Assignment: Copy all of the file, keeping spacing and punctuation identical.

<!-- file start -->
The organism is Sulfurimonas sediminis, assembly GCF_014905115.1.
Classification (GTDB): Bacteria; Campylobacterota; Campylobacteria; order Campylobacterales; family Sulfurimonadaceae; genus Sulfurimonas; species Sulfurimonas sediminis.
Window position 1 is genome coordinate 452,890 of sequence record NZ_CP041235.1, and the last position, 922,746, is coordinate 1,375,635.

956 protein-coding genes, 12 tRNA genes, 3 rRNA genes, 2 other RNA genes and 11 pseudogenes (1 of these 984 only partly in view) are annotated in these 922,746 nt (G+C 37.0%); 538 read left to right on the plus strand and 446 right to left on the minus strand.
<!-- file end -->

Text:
The organism is Sulfurimonas sediminis, assembly GCF_014905115.1.
Classification (GTDB): Bacteria; Campylobacterota; Campylobacteria; order Campylobacterales; family Sulfurimonadaceae; genus Sulfurimonas; species Sulfurimonas sediminis.
Window position 1 is genome coordinate 452,890 of sequence record NZ_CP041235.1, and the last position, 922,746, is coordinate 1,375,635.

956 protein-coding genes, 12 tRNA genes, 3 rRNA genes, 2 other RNA genes and 11 pseudogenes (1 of these 984 only partly in view) are annotated in these 922,746 nt (G+C 37.0%); 538 read left to right on the plus strand and 446 right to left on the minus strand.